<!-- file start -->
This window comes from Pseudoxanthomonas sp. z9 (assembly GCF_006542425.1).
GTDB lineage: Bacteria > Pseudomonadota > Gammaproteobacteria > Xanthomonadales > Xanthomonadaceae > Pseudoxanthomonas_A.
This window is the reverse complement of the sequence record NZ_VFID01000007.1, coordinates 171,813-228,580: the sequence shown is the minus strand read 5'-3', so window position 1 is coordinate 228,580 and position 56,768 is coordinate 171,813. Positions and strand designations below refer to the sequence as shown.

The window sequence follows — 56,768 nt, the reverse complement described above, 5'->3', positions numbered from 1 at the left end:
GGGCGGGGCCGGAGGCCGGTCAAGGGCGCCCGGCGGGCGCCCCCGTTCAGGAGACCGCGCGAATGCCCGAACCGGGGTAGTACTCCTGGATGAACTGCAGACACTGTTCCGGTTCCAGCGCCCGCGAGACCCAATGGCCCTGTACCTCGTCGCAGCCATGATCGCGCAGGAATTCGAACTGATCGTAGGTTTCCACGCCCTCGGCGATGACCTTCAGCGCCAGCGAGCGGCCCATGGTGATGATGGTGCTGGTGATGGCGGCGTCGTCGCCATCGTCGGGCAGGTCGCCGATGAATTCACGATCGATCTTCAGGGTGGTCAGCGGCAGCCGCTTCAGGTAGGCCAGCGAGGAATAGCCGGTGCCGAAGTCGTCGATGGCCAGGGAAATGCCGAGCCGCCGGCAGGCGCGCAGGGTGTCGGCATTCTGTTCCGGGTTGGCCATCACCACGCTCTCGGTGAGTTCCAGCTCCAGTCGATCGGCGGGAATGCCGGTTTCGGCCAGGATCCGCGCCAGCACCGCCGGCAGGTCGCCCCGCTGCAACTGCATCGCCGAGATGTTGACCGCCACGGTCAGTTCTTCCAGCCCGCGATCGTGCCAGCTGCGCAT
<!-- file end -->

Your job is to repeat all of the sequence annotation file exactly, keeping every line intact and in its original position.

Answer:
This window comes from Pseudoxanthomonas sp. z9 (assembly GCF_006542425.1).
GTDB lineage: Bacteria > Pseudomonadota > Gammaproteobacteria > Xanthomonadales > Xanthomonadaceae > Pseudoxanthomonas_A.
This window is the reverse complement of the sequence record NZ_VFID01000007.1, coordinates 171,813-228,580: the sequence shown is the minus strand read 5'-3', so window position 1 is coordinate 228,580 and position 56,768 is coordinate 171,813. Positions and strand designations below refer to the sequence as shown.

The window sequence follows — 56,768 nt, the reverse complement described above, 5'->3', positions numbered from 1 at the left end:
GGGCGGGGCCGGAGGCCGGTCAAGGGCGCCCGGCGGGCGCCCCCGTTCAGGAGACCGCGCGAATGCCCGAACCGGGGTAGTACTCCTGGATGAACTGCAGACACTGTTCCGGTTCCAGCGCCCGCGAGACCCAATGGCCCTGTACCTCGTCGCAGCCATGATCGCGCAGGAATTCGAACTGATCGTAGGTTTCCACGCCCTCGGCGATGACCTTCAGCGCCAGCGAGCGGCCCATGGTGATGATGGTGCTGGTGATGGCGGCGTCGTCGCCATCGTCGGGCAGGTCGCCGATGAATTCACGATCGATCTTCAGGGTGGTCAGCGGCAGCCGCTTCAGGTAGGCCAGCGAGGAATAGCCGGTGCCGAAGTCGTCGATGGCCAGGGAAATGCCGAGCCGCCGGCAGGCGCGCAGGGTGTCGGCATTCTGTTCCGGGTTGGCCATCACCACGCTCTCGGTGAGTTCCAGCTCCAGTCGATCGGCGGGAATGCCGGTTTCGGCCAGGATCCGCGCCAGCACCGCCGGCAGGTCGCCCCGCTGCAACTGCATCGCCGAGATGTTGACCGCCACGGTCAGTTCTTCCAGCCCGCGATCGTGCCAGCTGCGCAT